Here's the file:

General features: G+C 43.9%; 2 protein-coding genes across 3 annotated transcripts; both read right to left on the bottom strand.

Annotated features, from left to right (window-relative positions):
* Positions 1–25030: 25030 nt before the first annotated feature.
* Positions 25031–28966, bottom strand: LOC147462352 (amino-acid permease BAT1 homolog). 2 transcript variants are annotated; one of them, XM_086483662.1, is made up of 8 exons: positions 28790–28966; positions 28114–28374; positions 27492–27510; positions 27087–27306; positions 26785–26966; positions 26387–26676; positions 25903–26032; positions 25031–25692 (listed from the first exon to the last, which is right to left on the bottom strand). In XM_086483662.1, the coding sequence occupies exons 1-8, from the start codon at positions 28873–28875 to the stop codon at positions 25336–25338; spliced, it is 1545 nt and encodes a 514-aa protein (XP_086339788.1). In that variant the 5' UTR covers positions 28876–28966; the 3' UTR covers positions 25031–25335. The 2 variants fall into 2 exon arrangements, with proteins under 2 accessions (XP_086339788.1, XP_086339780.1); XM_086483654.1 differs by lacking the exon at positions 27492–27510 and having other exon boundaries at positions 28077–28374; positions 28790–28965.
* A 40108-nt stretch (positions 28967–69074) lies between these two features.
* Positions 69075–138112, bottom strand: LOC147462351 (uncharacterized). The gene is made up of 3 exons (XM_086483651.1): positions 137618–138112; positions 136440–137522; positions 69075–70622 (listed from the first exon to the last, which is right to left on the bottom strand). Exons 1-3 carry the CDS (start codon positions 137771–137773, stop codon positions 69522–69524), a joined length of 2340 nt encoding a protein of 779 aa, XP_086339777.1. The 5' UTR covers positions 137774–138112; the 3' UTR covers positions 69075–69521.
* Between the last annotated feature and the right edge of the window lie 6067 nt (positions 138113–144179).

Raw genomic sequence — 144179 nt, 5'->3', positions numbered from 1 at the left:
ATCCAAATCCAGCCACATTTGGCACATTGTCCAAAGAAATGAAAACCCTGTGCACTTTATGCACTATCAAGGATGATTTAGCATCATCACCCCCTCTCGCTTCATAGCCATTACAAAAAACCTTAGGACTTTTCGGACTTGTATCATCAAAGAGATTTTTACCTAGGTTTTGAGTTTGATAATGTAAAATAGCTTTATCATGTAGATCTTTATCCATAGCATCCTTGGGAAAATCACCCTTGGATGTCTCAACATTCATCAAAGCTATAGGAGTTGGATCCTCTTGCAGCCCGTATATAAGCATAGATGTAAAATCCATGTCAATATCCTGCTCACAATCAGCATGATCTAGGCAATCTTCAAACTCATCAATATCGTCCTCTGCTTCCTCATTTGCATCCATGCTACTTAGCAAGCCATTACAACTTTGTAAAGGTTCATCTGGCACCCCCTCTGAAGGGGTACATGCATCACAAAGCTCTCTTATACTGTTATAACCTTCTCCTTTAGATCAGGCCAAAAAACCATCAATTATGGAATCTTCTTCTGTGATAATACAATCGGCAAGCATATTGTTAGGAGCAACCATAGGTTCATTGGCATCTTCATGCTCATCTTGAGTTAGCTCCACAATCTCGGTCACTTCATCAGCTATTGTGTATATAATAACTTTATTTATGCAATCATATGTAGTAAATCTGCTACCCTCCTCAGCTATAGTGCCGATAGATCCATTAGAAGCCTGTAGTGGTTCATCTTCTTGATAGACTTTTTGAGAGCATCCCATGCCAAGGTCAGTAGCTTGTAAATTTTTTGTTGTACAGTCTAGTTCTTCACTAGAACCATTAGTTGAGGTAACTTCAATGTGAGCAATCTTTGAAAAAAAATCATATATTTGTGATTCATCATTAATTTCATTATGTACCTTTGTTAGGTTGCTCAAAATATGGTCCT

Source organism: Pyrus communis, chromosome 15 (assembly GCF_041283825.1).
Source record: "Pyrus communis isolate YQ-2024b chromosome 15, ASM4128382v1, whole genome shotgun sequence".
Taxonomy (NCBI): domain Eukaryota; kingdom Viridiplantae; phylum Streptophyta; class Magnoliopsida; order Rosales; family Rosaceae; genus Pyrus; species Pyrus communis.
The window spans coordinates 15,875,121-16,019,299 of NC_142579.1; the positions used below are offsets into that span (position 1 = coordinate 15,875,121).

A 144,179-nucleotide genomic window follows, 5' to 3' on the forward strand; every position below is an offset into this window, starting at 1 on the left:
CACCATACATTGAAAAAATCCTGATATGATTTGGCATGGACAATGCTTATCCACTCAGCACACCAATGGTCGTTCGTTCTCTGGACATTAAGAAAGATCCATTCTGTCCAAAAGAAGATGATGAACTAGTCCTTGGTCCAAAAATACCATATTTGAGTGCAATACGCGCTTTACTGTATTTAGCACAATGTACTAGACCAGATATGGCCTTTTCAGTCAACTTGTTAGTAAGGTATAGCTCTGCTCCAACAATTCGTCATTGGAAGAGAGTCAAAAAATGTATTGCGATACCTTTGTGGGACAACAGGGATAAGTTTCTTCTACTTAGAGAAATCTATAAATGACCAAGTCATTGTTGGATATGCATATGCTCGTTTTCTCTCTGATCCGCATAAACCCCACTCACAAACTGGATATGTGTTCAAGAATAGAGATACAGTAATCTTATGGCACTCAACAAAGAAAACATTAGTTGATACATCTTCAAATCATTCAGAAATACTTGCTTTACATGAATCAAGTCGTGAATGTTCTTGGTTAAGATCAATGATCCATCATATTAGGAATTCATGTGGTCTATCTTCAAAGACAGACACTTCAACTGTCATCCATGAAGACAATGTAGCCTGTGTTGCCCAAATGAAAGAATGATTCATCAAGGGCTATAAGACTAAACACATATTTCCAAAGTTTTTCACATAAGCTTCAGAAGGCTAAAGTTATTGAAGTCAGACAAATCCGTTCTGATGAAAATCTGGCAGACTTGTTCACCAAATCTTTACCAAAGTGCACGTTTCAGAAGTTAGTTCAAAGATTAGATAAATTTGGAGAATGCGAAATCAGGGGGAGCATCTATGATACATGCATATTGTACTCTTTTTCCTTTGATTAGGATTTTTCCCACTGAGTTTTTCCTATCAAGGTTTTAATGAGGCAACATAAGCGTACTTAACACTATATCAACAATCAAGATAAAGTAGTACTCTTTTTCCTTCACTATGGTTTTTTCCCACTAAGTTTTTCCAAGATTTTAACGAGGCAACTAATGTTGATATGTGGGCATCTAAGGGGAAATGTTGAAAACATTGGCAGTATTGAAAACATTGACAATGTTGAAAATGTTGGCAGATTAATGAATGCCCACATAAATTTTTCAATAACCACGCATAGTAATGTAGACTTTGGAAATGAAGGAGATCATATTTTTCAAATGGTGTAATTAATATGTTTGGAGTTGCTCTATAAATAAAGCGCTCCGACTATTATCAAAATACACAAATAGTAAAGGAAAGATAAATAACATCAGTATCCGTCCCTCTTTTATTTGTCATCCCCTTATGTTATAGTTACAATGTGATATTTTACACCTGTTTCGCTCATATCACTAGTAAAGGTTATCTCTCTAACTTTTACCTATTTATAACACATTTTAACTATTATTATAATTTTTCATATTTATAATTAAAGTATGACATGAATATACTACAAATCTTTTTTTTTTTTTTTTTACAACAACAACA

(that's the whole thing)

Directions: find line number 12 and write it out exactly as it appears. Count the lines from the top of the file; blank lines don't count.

Taxonomy (NCBI): domain Eukaryota; kingdom Viridiplantae; phylum Streptophyta; class Magnoliopsida; order Rosales; family Rosaceae; genus Pyrus; species Pyrus communis.